Cell adhesion is a multistep, metabolically active process usually requiring several minutes or even hours to complete. This results in the formation of strong bonds that cannot be ruptured by mechanical forces encountered by living cells in their natural environment. However, the first seconds after contact formation are much more sensitive to external conditions and may be the critical step of adhesion. This step is very difficult to monitor without disturbing the observed system. We addressed this problem by studying the interaction between anti-CD8-coated or control surfaces and murine lymphoid cell lines bearing wild-type CD8 molecules, or genetically engineered molecules bearing extracellular CD8 domains and transmembranar and intracytoplasmic domains of class I histocompatibility molecules, or with extensive deletion of intracytoplasmic domains. We used a new method that consisted of monitoring the motion of cells driven along adhesive surfaces by a hydrodynamic force weaker than the reported strength of single ligand-receptor bonds, but sufficient to make free cells move with an easily detectable velocity of several micrometers per second. Cells exhibited short-term (< or = 0.5 s) adhesions to the surface with a frequency of about one event per 30-s period of contact. These events did not require specific antigen-antibody bonds. However, when anti-CD8 were present, strong adhesion was achieved within < 1 s, since most arrests were longer than a standard observation period of 1 min. This bond strengthening was not affected by cytochalasin, and it did not require intact intracellular domains on binding molecules. It is concluded that the initial step in strong adhesion may be viewed as a passive, diffusion-driven formation of a new specific bonds.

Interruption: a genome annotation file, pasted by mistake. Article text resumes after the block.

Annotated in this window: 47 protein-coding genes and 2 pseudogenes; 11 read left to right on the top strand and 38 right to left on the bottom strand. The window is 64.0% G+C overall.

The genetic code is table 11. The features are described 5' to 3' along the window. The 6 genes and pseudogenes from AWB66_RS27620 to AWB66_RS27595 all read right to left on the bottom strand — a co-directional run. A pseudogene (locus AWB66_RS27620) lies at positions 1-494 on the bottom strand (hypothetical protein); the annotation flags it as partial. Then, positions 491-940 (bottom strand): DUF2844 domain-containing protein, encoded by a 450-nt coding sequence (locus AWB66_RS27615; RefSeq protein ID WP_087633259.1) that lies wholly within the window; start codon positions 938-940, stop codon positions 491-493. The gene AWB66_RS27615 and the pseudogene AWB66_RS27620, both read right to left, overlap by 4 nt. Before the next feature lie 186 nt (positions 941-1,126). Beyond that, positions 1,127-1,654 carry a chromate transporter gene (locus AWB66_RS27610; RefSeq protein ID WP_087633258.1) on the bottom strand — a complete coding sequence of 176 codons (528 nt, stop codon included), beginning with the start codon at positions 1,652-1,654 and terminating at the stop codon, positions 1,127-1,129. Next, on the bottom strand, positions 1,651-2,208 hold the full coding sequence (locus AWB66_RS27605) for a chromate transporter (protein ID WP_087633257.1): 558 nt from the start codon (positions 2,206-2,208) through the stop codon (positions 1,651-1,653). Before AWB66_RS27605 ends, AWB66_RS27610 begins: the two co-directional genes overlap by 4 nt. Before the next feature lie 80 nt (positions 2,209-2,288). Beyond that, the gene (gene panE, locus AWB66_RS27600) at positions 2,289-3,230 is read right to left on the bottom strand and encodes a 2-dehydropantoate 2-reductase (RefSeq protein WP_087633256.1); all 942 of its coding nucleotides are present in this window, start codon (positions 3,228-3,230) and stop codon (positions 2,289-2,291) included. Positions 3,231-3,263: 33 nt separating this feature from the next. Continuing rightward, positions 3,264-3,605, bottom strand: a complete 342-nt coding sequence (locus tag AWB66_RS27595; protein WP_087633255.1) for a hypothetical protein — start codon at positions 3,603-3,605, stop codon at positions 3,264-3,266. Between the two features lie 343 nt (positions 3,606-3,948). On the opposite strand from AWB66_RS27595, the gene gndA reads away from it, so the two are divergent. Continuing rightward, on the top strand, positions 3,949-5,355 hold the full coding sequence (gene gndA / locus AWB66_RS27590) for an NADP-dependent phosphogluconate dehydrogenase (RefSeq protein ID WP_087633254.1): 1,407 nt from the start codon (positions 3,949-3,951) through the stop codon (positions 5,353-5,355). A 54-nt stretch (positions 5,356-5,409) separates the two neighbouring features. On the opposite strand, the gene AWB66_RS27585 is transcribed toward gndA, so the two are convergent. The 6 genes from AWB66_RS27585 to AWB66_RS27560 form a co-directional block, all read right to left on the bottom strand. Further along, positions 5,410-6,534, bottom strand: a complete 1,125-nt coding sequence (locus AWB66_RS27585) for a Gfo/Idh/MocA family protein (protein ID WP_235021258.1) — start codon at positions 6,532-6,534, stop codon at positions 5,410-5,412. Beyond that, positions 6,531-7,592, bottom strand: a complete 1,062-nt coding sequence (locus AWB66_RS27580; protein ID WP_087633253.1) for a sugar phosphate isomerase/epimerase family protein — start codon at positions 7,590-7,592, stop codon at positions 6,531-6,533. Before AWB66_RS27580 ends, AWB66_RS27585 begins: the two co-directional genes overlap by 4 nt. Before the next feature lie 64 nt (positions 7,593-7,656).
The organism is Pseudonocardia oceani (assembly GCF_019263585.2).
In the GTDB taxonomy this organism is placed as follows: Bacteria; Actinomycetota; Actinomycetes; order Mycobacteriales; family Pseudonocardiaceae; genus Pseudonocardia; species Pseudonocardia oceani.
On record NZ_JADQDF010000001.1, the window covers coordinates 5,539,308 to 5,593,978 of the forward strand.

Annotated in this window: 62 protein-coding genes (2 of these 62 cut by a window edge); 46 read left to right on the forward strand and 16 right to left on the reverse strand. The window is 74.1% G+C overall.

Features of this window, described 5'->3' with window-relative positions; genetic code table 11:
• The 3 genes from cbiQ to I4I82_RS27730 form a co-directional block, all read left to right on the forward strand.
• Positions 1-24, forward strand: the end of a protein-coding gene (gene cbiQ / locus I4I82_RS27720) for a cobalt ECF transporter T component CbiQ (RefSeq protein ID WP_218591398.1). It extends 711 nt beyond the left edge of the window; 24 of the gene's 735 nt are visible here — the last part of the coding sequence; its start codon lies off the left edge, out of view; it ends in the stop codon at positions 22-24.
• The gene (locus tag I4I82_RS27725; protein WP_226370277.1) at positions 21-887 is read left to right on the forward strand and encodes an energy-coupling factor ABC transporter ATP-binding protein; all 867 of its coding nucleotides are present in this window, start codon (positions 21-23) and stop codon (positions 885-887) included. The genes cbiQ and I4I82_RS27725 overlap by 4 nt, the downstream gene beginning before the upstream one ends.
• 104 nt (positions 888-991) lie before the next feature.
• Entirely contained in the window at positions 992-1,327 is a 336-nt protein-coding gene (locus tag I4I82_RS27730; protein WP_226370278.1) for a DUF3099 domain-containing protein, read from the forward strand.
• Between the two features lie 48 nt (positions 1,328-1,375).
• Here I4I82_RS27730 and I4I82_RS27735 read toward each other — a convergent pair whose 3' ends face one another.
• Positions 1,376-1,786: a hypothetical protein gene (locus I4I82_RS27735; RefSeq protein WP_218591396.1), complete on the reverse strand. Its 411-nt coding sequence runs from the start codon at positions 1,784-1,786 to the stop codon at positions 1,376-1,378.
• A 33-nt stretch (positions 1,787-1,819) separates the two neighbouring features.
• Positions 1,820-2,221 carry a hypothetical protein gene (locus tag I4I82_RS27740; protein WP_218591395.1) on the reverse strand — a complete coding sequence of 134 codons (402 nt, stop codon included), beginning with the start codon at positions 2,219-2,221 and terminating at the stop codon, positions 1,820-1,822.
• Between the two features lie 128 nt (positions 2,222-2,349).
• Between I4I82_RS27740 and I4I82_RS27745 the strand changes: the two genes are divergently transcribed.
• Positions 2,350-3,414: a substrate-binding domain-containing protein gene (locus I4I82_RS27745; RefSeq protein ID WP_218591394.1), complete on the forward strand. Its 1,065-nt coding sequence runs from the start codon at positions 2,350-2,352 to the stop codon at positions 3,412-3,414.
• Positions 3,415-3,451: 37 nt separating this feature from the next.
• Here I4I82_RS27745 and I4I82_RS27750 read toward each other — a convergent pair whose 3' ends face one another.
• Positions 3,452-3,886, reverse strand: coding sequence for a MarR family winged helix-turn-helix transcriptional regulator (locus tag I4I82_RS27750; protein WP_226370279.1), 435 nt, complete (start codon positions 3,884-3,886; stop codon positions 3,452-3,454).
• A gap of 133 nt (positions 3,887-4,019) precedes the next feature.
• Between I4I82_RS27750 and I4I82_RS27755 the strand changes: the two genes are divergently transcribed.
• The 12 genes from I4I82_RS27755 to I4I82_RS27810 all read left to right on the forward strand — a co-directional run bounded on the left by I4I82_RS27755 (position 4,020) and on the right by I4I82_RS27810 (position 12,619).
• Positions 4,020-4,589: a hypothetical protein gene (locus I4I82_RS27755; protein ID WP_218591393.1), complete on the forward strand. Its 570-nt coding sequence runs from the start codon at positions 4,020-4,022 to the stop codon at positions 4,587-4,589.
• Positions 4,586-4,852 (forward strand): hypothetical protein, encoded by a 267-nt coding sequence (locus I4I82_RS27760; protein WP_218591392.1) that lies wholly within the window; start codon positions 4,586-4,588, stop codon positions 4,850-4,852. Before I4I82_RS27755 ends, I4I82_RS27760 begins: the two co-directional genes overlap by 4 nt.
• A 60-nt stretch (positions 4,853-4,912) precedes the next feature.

This content is only available as a PDF.